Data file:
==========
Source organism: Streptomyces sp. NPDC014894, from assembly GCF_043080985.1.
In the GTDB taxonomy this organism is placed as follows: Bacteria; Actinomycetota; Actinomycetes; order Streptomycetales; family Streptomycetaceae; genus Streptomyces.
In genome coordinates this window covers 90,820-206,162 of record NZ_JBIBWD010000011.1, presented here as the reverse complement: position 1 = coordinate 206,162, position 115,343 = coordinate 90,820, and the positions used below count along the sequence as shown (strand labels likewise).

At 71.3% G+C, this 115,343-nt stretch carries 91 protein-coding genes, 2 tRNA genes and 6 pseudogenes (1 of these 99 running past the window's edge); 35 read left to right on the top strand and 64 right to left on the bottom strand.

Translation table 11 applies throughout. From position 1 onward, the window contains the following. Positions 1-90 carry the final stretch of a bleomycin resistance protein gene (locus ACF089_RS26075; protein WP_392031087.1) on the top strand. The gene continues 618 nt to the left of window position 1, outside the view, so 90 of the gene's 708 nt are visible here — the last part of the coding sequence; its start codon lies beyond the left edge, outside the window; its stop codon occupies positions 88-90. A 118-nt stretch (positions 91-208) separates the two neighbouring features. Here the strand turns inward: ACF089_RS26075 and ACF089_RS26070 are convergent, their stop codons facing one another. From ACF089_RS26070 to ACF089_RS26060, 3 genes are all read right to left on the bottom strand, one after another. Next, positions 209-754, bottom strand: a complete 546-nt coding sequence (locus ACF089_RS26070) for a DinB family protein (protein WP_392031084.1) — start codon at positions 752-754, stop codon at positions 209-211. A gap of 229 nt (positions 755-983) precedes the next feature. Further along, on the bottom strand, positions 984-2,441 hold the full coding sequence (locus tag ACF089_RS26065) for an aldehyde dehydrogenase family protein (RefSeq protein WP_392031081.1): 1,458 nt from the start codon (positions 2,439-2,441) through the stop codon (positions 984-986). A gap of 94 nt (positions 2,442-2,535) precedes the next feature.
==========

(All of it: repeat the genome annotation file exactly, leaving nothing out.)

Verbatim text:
Source organism: Streptomyces sp. NPDC014894, from assembly GCF_043080985.1.
In the GTDB taxonomy this organism is placed as follows: Bacteria; Actinomycetota; Actinomycetes; order Streptomycetales; family Streptomycetaceae; genus Streptomyces.
In genome coordinates this window covers 90,820-206,162 of record NZ_JBIBWD010000011.1, presented here as the reverse complement: position 1 = coordinate 206,162, position 115,343 = coordinate 90,820, and the positions used below count along the sequence as shown (strand labels likewise).

At 71.3% G+C, this 115,343-nt stretch carries 91 protein-coding genes, 2 tRNA genes and 6 pseudogenes (1 of these 99 running past the window's edge); 35 read left to right on the top strand and 64 right to left on the bottom strand.

Translation table 11 applies throughout. From position 1 onward, the window contains the following. Positions 1-90 carry the final stretch of a bleomycin resistance protein gene (locus ACF089_RS26075; protein WP_392031087.1) on the top strand. The gene continues 618 nt to the left of window position 1, outside the view, so 90 of the gene's 708 nt are visible here — the last part of the coding sequence; its start codon lies beyond the left edge, outside the window; its stop codon occupies positions 88-90. A 118-nt stretch (positions 91-208) separates the two neighbouring features. Here the strand turns inward: ACF089_RS26075 and ACF089_RS26070 are convergent, their stop codons facing one another. From ACF089_RS26070 to ACF089_RS26060, 3 genes are all read right to left on the bottom strand, one after another. Next, positions 209-754, bottom strand: a complete 546-nt coding sequence (locus ACF089_RS26070) for a DinB family protein (protein WP_392031084.1) — start codon at positions 752-754, stop codon at positions 209-211. A gap of 229 nt (positions 755-983) precedes the next feature. Further along, on the bottom strand, positions 984-2,441 hold the full coding sequence (locus tag ACF089_RS26065) for an aldehyde dehydrogenase family protein (RefSeq protein WP_392031081.1): 1,458 nt from the start codon (positions 2,439-2,441) through the stop codon (positions 984-986). A gap of 94 nt (positions 2,442-2,535) precedes the next feature.